I like that picture, Csources :-) – David Z Aug 15 '12 at 19:00

The key is to remember that you need to pick a reference frame, and stick with it. So, let's say we are A.

We see B pass by us. Let's say, that B intends to travel 4 light years, turn around, and then come back. B accelerates away from us, reaches 80% of the speed of light, and begins his journey. According to us, how long will it take? If $d$ is the distance to his destination, then total time should be $t=\frac{2d}{v} = \frac{8 \,\text{lightyears}}{0.8\,c} = 10$ years. So, we say that 10 years will pass until B returns to us.

How long do we say B will say the journey will take? Multiply our time by the Lorentz factor, $$t'=\frac{t}{\sqrt{1-\frac {v^{2}}{c^{2}}}} = 6$$ B will only age 6 years when he returns, compared to the ten years we have aged.

How do B's calculations compare? Well, due to length contraction, the distance to his destination becomes our distance (4 light years) divided the Lorentz factor (since he sees everything moving by him, he says everything else is becoming length contracted.), which gives 2.4 light years. Since he is travelling there and back, the total distance traveled is 4.8 light years. Since his velocity is .8c, the total elapsed time is $t=\frac{d}{v}=\frac{4.8\, \text{lightyears}}{0.8\,c} = 6$ years.

So, when you include ALL effects (time dilation and length contraction), we can see the numbers work out such that B has measured 6 years, and A has measured 10.

So, what decides who elapses less? This is key - it's the one who had to accelerate. Whatever B used to get his journey started forced him to accelerate, so he was a non-inertial observer. So, he ended up elapsing less time. Similarly, a rocket leaving earth will elapse less time, since he was the one who had to accelerate away.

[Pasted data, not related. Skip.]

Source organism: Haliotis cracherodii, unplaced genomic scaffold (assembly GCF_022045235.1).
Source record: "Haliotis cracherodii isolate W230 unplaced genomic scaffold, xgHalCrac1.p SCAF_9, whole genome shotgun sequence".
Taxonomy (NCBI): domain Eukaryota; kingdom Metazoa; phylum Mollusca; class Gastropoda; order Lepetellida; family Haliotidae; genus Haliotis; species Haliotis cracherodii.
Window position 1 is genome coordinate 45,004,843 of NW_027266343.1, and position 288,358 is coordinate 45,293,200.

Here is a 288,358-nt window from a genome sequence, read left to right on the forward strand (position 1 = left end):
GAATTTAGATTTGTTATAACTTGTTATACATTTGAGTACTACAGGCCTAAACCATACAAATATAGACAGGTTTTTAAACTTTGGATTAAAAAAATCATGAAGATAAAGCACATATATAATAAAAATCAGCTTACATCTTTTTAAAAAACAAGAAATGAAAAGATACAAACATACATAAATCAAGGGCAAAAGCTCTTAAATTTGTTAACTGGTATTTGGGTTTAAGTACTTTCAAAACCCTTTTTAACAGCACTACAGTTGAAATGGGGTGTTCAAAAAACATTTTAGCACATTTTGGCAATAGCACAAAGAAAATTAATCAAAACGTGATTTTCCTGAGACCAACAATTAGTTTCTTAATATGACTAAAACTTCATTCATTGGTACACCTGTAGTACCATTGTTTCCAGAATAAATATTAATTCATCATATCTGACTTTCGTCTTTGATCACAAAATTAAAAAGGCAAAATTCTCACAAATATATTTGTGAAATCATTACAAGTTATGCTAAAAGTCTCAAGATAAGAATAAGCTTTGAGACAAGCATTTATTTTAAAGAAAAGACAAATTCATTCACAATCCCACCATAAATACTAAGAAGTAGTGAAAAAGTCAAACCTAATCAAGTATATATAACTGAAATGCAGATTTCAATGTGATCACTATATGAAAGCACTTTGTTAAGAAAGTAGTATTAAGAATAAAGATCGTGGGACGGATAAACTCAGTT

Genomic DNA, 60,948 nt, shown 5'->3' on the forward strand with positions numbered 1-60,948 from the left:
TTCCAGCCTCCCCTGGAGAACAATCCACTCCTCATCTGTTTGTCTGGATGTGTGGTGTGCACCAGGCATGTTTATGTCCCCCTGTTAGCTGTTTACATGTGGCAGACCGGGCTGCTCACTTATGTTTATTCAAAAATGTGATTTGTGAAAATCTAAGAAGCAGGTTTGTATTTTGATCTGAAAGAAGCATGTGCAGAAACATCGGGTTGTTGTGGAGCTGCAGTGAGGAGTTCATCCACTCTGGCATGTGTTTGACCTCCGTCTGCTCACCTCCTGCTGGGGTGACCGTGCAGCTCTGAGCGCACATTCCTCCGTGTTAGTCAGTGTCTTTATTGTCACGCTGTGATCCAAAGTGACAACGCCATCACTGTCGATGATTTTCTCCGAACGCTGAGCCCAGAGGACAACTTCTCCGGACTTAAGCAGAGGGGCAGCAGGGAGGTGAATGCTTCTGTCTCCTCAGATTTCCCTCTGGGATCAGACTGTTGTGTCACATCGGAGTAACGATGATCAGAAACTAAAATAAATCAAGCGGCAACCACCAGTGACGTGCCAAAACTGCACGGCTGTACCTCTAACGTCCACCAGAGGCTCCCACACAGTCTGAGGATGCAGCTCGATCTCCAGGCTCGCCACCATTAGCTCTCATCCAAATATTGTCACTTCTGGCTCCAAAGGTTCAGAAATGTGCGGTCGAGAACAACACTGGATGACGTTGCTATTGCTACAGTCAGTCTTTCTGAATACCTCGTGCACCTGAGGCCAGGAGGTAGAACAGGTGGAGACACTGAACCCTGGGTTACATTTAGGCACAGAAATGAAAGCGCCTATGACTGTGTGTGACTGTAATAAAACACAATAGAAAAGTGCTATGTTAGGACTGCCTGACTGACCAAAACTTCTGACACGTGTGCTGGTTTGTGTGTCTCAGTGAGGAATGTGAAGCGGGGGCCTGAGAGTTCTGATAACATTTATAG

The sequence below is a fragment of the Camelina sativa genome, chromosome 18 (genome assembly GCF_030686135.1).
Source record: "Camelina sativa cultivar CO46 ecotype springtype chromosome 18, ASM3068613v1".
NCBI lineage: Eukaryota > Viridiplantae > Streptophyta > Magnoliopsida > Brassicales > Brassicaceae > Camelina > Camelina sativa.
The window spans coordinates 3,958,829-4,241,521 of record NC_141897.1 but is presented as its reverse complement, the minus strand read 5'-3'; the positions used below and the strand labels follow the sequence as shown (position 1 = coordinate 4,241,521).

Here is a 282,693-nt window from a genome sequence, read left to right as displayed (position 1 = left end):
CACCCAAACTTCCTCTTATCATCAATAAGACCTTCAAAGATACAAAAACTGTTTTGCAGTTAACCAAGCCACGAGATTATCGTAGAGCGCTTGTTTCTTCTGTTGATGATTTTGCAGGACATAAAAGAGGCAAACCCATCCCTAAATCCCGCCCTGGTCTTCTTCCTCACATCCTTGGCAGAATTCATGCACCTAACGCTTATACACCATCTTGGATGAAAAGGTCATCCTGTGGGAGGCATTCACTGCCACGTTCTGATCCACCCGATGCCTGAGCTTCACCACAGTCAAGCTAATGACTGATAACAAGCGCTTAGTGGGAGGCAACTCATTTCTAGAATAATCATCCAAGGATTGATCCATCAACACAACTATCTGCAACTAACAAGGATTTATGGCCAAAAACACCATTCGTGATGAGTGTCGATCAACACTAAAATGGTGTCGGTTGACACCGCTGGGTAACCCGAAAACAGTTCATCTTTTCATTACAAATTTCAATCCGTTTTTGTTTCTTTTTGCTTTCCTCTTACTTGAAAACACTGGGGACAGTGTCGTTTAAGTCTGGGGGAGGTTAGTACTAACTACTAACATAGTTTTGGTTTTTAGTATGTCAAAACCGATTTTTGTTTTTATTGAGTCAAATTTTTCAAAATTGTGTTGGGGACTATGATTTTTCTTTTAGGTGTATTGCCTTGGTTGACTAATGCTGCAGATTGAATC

Now, you may ask, half way through the journey, what are the numbers? This is a meaningless question - since nothing can be transferred faster than light, either a signal must be sent (the same conclusion will hold), or they must meet up (as in our example). So, you can see, when the two observers meet up, they will find the one who accelerated elapsed less time. That's the whole origin pf the 'paradox' - they both can say the other's clock is slower. However, when you do the calculation (when they meet up to look at each other's clocks), you will find that B elapsed less.

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There are actually resolutions of the twin paradox using just special relativity, pretty much treating the acceleration as happening instantaneously. This works because there are three inertial frames involved (e.g. the earthbound twin, the frame of the traveling twin while he's moving away from Earth, and the frame of the traveling twin while returning to Earth). – Tim Goodman Aug 15 '12 at 17:33
In the returning frame, the outgoing twin experienced even more time dilation than the earthbound twin, so switching to this frame provides the necessary correction such that by the time he returns to Earth both twins agree on what their ages should be. – Tim Goodman Aug 15 '12 at 17:33
Mark, while certainly everything you've said is correct, I think you answered a different question than what was asked here. Then again, your answer is accepted... :-/ – David Z Aug 15 '12 at 19:00